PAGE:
"There is a fundamental conflict between trademark law which permits identical non-confusing trademarks owned by different traders to exist and the technical requirement for domain names that requires that each domain name constitute a unique address on the Internet. Where there are several possible claimants to a second level domain name, as in cases where there are owners of identical trademarks in different countries, it must be determined who is entitled to the sole, worldwide right to the unique domain name. Conflicts between domain name registrants and trademark owners may be resolved by recourse to trademark legal principles or to the domain name dispute resolution policy of the applicable domain name Registrar."
ICANN and CIRA
The Canadian Internet Registration Authority (CIRA) Dispute Resolution Policy recognizes a trademark if, prior to the date of domain name registration, the trademark is registered with the Canadian Intellectual Property Office or has been used in Canada or is distinctive in Canada of that person's wares, services or business.
A CIRA arbitration can be quick and relatively inexpensive but you may get what you pay for and have to correct a bad CIRA panel decision by instituting court proceedings with a strike against you. However, admittedly, it may be the only affordable recourse available to the trademark holder of ABC Lawyers who has been the victim of Internet robbery of ABCLawyers.com.
Internationally, many national internet registration authorities defer to the dispute policy of ICANN (Internet Corporation for Assigned Names and Numbers) called Uniform Domain Name Dispute Resolution Policy (UDRP) but the process, like CIRA's, is so short and dirty as to be all but ill-advised for trademark disputes, especially if the decision is to be final and binding. This, in spite of the fact that most administrative panels apply trademark tests when determining whether confusion exists.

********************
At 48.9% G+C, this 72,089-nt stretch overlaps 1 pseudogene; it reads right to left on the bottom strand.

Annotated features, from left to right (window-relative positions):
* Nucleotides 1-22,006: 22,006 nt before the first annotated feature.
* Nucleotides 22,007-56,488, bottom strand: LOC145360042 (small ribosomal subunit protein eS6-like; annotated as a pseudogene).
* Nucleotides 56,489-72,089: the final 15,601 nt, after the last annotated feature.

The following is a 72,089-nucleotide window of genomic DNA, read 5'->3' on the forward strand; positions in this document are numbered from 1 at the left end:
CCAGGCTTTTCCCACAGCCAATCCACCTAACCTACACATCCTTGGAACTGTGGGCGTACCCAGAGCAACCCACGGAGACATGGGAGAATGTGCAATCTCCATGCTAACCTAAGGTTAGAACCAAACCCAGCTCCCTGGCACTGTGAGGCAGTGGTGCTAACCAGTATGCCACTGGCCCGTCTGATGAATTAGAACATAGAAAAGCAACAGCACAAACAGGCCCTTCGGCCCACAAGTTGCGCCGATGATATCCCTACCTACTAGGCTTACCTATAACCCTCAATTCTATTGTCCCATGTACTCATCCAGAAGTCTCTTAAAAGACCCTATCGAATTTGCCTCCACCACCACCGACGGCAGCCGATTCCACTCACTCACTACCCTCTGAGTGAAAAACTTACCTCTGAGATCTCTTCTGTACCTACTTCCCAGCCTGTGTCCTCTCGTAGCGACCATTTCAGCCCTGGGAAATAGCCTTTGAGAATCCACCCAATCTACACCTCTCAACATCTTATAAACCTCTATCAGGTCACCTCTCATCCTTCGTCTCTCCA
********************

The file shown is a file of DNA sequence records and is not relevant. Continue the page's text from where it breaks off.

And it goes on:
In addition, §4.k of the UDRP rules suggest that the decision is not binding if any litigant seeks thereafter to initiate judicial proceedings. There are presently four arbitration agencies chosen to step into ICANN disputes; one is the World Intellectual Property Organization (WIPO).
The ICANN rules require that a prospective complainant affirm that the contested domain name is confusingly similar to the claimant's trademark; that the domain name registrant has no rights to the domain name; and that the domain name has been registered and is being used in bad faith. To be successful in domain name arbitration, a complainant must prove each of these three.
The UDRP allow a complainant to rely on a registered or common law (unregistered) trademark. Further, the mere pre-registration of an existing trademark does not automatically entitle the trademark holder to that domain name as a weak or dormant trademark, even if registered, will not defeat a domain name registration.